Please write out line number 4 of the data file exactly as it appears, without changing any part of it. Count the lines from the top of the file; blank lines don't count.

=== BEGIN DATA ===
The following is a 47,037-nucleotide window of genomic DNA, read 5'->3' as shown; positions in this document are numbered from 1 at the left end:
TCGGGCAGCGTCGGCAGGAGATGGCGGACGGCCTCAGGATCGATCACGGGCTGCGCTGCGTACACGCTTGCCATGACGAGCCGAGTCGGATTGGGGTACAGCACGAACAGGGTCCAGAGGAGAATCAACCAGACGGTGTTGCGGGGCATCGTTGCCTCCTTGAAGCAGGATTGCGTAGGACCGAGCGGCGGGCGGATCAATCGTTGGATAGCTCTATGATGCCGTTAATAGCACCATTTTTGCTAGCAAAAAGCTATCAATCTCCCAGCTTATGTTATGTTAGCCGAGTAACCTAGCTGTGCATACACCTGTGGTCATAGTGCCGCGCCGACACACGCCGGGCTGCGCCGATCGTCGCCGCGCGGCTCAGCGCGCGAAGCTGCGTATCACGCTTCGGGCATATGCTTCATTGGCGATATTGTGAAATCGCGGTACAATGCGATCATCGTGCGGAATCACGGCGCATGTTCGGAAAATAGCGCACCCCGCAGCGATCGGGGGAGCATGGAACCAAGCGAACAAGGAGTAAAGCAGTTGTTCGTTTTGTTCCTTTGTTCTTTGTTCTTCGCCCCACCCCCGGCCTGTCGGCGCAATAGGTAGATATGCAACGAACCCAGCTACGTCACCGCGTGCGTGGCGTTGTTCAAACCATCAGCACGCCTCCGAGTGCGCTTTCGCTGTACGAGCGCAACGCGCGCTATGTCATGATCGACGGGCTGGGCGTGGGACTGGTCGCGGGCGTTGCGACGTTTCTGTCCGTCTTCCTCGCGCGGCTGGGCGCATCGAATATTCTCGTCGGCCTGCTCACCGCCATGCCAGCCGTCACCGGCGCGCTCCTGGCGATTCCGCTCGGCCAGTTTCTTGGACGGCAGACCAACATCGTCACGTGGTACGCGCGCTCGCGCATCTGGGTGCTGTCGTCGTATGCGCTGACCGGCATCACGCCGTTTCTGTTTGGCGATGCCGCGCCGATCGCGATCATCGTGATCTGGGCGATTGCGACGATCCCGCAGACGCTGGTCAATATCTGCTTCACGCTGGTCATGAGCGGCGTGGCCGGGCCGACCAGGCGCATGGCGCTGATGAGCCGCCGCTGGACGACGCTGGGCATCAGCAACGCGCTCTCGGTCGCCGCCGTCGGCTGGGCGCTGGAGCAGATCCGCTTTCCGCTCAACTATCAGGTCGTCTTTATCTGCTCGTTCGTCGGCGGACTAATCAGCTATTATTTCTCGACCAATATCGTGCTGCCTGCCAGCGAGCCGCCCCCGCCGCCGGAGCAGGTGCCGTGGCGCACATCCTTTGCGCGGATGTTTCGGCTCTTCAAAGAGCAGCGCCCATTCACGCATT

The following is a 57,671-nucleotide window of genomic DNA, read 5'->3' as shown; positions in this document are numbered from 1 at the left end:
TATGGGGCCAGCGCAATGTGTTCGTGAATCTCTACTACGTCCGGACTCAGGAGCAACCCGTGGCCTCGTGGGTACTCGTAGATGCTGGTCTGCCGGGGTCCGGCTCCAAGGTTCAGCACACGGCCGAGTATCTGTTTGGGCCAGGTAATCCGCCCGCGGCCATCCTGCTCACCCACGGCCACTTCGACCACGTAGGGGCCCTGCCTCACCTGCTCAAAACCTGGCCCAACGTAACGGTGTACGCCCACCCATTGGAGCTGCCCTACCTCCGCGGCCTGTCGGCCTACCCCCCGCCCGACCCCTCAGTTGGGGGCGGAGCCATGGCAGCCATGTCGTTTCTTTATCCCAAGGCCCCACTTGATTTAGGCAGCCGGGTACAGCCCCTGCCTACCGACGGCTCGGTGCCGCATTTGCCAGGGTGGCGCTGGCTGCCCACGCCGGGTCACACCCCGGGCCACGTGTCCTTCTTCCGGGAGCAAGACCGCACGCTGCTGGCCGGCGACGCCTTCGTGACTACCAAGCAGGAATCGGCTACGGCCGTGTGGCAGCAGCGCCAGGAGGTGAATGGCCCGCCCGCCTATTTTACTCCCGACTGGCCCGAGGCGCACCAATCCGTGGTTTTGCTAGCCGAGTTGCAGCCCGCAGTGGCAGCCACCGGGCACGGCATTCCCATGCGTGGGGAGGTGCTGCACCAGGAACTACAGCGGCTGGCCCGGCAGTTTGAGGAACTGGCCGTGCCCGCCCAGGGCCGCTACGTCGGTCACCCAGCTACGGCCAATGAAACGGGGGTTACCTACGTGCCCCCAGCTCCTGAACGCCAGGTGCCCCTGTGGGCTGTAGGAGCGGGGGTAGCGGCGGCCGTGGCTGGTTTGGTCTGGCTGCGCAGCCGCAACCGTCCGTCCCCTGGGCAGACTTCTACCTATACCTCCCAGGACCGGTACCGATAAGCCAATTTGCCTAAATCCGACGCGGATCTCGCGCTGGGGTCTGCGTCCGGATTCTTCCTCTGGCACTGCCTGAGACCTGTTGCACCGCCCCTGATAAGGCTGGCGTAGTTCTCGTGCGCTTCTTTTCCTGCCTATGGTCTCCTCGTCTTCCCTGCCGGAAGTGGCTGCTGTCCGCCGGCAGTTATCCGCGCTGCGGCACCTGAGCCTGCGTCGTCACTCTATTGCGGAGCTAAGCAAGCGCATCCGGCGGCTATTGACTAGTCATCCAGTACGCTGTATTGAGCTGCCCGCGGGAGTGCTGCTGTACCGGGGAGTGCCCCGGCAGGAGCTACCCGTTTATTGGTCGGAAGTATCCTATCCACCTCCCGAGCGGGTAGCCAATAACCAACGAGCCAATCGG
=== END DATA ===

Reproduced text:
TATGGGGCCAGCGCAATGTGTTCGTGAATCTCTACTACGTCCGGACTCAGGAGCAACCCGTGGCCTCGTGGGTACTCGTAGATGCTGGTCTGCCGGGGTCCGGCTCCAAGGTTCAGCACACGGCCGAGTATCTGTTTGGGCCAGGTAATCCGCCCGCGGCCATCCTGCTCACCCACGGCCACTTCGACCACGTAGGGGCCCTGCCTCACCTGCTCAAAACCTGGCCCAACGTAACGGTGTACGCCCACCCATTGGAGCTGCCCTACCTCCGCGGCCTGTCGGCCTACCCCCCGCCCGACCCCTCAGTTGGGGGCGGAGCCATGGCAGCCATGTCGTTTCTTTATCCCAAGGCCCCACTTGATTTAGGCAGCCGGGTACAGCCCCTGCCTACCGACGGCTCGGTGCCGCATTTGCCAGGGTGGCGCTGGCTGCCCACGCCGGGTCACACCCCGGGCCACGTGTCCTTCTTCCGGGAGCAAGACCGCACGCTGCTGGCCGGCGACGCCTTCGTGACTACCAAGCAGGAATCGGCTACGGCCGTGTGGCAGCAGCGCCAGGAGGTGAATGGCCCGCCCGCCTATTTTACTCCCGACTGGCCCGAGGCGCACCAATCCGTGGTTTTGCTAGCCGAGTTGCAGCCCGCAGTGGCAGCCACCGGGCACGGCATTCCCATGCGTGGGGAGGTGCTGCACCAGGAACTACAGCGGCTGGCCCGGCAGTTTGAGGAACTGGCCGTGCCCGCCCAGGGCCGCTACGTCGGTCACCCAGCTACGGCCAATGAAACGGGGGTTACCTACGTGCCCCCAGCTCCTGAACGCCAGGTGCCCCTGTGGGCTGTAGGAGCGGGGGTAGCGGCGGCCGTGGCTGGTTTGGTCTGGCTGCGCAGCCGCAACCGTCCGTCCCCTGGGCAGACTTCTACCTATACCTCCCAGGACCGGTACCGATAAGCCAATTTGCCTAAATCCGACGCGGATCTCGCGCTGGGGTCTGCGTCCGGATTCTTCCTCTGGCACTGCCTGAGACCTGTTGCACCGCCCCTGATAAGGCTGGCGTAGTTCTCGTGCGCTTCTTTTCCTGCCTATGGTCTCCTCGTCTTCCCTGCCGGAAGTGGCTGCTGTCCGCCGGCAGTTATCCGCGCTGCGGCACCTGAGCCTGCGTCGTCACTCTATTGCGGAGCTAAGCAAGCGCATCCGGCGGCTATTGACTAGTCATCCAGTACGCTGTATTGAGCTGCCCGCGGGAGTGCTGCTGTACCGGGGAGTGCCCCGGCAGGAGCTACCCGTTTATTGGTCGGAAGTATCCTATCCACCTCCCGAGCGGGTAGCCAATAACCAACGAGCCAATCGG